990 words this time! Though a couple days late. Meet Adel, the fourth main character of Spirit Song. A knight errant, who does good deeds hoping to achieve glory at a bard's hand. And another meeting with Marc. The unequal length do reveal my bias between the characters. Though I met Marc first, and Adel is really only just starting to grow beyond plot device.

A second post will be up later, for the next theme on my list: Playing the Melody. Which is likely to end up something different as the theme kind of applies to the whole piece.

#39. Dreams

I'm going to be the greatest hero ever.

Adel had many dreams, most of which revolved around the immortality of fame. He'd been raised on a steady dose of epic ballads and knew that it was his destiny to earn his own.

He had humble beginnings as a poor goat herd's son in the hills of High Zeustch. Adel was the middle child, did look like his parents and hadn't a special trinket. He planned to succeed in his dreams anyway. Those details could be fixed later.

As such, he started small. Saving lost animals, then finding lost children, and then at age sixteen leaving home, descending from the High Zeustch looking for his quest.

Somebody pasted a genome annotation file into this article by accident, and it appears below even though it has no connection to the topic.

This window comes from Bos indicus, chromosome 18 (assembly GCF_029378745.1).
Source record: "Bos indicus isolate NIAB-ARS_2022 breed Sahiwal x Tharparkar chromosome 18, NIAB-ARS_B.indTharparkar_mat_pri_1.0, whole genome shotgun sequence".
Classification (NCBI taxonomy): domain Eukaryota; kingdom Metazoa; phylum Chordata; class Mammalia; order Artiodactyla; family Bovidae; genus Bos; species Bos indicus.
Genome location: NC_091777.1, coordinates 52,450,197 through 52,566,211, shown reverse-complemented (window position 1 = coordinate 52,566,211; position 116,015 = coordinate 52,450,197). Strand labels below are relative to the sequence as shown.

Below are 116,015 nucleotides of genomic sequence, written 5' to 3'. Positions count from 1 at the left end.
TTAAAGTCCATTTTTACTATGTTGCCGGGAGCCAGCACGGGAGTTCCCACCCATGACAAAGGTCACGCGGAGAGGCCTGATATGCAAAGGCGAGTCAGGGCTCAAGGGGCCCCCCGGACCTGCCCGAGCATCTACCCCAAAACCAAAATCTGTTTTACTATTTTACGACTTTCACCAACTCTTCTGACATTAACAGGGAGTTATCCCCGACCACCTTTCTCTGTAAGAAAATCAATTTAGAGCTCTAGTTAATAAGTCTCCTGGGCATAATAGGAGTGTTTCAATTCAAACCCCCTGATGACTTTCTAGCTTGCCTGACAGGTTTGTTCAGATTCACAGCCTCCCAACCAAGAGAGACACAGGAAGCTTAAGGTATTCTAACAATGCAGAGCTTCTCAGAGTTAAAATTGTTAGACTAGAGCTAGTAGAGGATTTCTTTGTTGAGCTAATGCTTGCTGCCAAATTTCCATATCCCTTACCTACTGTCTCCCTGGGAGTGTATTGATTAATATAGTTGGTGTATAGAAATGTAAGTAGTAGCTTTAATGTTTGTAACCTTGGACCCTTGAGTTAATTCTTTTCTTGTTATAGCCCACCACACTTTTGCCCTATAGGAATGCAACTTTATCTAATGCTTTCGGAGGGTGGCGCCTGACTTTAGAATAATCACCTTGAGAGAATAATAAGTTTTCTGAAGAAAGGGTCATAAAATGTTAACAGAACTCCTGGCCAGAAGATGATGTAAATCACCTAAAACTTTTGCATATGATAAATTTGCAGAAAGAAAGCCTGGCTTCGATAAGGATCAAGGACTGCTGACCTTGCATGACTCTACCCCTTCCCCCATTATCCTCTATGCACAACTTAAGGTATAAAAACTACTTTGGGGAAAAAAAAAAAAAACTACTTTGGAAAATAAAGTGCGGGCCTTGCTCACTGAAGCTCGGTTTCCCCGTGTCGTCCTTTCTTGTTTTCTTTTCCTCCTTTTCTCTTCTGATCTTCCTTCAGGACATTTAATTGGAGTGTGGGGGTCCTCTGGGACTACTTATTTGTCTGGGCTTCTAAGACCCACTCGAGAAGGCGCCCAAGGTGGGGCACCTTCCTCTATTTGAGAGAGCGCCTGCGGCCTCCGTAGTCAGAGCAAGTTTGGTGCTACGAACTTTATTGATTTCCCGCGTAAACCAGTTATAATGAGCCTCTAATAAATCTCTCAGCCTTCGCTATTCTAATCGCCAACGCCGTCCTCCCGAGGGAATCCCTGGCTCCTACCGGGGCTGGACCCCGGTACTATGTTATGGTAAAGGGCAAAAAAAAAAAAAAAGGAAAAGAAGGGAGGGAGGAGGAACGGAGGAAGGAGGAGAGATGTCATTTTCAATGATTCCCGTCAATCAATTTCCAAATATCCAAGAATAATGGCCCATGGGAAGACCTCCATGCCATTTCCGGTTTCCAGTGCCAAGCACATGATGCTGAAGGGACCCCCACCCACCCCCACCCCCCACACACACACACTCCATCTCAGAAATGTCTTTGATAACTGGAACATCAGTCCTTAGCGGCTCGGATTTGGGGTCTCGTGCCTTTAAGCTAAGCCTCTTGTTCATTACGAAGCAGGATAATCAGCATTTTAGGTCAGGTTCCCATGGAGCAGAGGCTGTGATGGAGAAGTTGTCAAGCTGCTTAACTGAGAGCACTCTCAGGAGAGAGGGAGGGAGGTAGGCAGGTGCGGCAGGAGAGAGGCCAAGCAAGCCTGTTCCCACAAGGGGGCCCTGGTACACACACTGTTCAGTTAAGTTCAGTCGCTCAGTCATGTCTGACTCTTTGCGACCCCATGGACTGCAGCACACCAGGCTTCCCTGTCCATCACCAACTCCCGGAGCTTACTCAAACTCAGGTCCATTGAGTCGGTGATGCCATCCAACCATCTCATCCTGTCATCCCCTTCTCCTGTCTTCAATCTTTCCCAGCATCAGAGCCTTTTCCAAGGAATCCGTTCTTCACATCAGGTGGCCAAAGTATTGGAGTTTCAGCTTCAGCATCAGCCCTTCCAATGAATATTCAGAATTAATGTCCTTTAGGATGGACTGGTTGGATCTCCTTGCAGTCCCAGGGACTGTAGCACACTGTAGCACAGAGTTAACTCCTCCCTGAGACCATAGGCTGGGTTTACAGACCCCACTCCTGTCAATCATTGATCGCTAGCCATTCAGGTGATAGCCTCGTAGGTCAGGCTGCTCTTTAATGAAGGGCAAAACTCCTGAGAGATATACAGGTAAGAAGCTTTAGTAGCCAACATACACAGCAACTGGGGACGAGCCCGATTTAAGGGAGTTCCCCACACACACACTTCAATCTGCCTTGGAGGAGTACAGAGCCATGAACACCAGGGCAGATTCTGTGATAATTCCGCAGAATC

Years later and leagues south of his mountain homelands, in a hill fort town, in a foreign land, Adel still dreams.

Adel's sword hisses as he slices the shadowy beast before him. He can feel the filth trying to creep up the blade, to his hand and to corrupt him. He holds firm and the stain fades, unable to withstand his pure action.

Even as this occurs, he is still fighting. His footing sure, his thrusts and cuts precise, Adel does his duty. He pays no heed to the shifting mass of shadows that rally against him. One or a hundred, these spirits have overstepped their bounds. The wrongs that gave them entry into these people's lives have been righted, their time as retribution finished. They should return to whence they came.

They disagree. Forcibly.

Adel rebukes them, safe in the knowledge of his right conduct. With sword and shield and word, Adel forces them to give up their pretence of virtue and reveals them to be untrue.

An hour, a week later all the shadows are brought low, and fade where he fell them. Adel regains his breath, hardly tired by the long fight, sheaths his sword and looks to where his prize awaits.

She smiles coyly at him, more than thankful for Adel's bravery. She takes his offered hand, murmuring her gratitude. He offers, she refuses. He promises her the world, she smiles but refuses. He promises her his all and her eyes say yes.

Adel takes her, still within his right conduct.